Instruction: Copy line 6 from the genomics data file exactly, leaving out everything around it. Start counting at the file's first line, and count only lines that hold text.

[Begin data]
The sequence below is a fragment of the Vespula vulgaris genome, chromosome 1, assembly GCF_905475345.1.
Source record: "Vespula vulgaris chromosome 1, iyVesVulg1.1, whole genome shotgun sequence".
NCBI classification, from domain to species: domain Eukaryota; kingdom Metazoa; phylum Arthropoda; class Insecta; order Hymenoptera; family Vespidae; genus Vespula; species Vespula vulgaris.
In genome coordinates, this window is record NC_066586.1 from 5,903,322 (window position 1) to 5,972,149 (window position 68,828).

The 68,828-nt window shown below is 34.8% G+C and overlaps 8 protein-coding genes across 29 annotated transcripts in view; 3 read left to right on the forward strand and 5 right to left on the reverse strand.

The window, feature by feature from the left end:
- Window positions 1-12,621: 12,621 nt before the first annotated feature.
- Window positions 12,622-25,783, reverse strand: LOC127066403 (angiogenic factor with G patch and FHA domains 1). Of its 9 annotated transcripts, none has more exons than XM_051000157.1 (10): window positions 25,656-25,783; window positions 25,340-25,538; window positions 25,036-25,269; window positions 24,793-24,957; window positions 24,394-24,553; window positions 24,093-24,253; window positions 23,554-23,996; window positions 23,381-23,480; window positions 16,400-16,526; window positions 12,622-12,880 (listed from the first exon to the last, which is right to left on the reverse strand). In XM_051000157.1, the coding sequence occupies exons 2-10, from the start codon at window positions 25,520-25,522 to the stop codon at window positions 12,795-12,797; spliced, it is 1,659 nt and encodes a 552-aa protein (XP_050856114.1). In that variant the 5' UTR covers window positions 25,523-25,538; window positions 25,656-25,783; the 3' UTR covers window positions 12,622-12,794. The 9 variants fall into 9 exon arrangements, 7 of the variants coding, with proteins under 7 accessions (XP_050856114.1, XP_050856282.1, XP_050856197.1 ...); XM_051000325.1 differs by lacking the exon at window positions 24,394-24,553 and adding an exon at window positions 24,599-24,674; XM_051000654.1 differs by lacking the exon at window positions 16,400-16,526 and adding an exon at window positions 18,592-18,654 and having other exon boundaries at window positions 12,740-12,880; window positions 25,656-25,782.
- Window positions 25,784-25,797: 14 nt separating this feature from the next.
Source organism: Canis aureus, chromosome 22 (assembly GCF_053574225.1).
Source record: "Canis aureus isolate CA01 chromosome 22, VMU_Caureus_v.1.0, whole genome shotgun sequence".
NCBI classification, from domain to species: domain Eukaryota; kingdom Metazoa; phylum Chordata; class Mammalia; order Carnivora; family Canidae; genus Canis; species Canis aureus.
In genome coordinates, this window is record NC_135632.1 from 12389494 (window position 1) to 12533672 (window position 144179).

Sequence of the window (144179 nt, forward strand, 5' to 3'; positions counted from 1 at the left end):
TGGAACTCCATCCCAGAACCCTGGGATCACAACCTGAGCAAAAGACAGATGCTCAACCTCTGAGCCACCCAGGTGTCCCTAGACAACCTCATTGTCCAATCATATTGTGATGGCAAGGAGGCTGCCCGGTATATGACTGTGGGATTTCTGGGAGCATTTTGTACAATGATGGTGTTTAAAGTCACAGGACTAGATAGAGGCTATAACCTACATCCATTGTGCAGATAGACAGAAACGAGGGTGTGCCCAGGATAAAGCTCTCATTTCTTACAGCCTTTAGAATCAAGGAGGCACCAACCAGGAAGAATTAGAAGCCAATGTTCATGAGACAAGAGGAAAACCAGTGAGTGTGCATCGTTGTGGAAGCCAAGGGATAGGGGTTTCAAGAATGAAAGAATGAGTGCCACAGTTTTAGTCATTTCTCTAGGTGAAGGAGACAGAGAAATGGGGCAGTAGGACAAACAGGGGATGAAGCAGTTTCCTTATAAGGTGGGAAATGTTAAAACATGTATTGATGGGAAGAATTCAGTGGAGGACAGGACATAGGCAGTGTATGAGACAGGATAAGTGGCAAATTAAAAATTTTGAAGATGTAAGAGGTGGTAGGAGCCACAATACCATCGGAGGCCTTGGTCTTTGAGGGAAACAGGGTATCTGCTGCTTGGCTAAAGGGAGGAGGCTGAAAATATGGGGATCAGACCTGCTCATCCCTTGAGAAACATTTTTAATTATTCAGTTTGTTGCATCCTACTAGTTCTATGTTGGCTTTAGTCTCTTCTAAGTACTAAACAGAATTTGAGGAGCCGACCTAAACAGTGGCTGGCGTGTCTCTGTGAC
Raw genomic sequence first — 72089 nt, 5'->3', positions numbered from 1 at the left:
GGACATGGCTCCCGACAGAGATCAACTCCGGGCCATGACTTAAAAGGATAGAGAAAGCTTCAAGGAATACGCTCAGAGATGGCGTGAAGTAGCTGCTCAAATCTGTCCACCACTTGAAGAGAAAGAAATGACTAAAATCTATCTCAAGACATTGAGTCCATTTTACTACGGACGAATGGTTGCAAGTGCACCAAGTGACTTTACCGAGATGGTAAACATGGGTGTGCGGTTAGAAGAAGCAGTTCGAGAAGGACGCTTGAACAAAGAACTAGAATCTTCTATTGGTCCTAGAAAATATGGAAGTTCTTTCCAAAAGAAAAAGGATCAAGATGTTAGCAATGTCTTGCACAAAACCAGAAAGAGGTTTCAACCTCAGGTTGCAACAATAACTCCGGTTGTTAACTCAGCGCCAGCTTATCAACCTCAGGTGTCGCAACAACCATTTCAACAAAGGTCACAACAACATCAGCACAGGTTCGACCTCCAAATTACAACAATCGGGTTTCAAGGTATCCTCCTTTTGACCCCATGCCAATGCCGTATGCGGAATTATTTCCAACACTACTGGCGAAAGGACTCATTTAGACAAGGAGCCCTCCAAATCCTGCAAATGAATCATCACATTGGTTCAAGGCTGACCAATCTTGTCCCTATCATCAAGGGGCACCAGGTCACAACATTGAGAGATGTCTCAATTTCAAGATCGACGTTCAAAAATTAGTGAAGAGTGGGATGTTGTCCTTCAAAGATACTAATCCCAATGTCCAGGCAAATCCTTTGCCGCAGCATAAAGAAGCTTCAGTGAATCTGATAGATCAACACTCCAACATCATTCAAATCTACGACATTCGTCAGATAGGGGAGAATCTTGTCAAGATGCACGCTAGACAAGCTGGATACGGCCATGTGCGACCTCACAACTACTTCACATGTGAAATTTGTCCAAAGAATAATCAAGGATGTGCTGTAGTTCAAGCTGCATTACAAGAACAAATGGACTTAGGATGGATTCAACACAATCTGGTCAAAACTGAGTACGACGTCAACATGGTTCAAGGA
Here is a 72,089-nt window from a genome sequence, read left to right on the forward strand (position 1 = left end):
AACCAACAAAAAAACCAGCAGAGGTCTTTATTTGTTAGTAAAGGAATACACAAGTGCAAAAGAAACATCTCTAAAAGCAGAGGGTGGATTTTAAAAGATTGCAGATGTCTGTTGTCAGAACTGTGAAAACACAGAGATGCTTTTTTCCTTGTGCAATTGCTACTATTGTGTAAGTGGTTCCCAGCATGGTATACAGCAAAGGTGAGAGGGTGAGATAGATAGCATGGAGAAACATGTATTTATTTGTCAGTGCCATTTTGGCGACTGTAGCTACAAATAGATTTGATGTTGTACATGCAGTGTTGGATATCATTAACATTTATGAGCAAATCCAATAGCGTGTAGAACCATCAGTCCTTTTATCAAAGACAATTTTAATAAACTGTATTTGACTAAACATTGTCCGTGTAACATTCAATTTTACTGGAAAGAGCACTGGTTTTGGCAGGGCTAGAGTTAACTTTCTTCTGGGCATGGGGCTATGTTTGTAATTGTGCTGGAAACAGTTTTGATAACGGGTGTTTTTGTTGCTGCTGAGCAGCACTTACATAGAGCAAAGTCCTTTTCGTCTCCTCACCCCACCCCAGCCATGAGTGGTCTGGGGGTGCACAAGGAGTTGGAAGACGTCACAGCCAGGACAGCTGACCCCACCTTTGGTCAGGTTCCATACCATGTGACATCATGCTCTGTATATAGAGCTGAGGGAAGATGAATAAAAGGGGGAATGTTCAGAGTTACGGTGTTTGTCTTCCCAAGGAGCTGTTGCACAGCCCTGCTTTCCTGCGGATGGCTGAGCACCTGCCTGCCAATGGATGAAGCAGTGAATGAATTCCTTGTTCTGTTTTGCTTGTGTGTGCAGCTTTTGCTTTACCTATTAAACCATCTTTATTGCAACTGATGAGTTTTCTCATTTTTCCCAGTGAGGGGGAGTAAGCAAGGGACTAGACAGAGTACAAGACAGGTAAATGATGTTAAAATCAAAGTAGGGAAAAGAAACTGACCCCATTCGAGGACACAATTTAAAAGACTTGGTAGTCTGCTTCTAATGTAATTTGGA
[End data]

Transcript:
The window, feature by feature from the left end: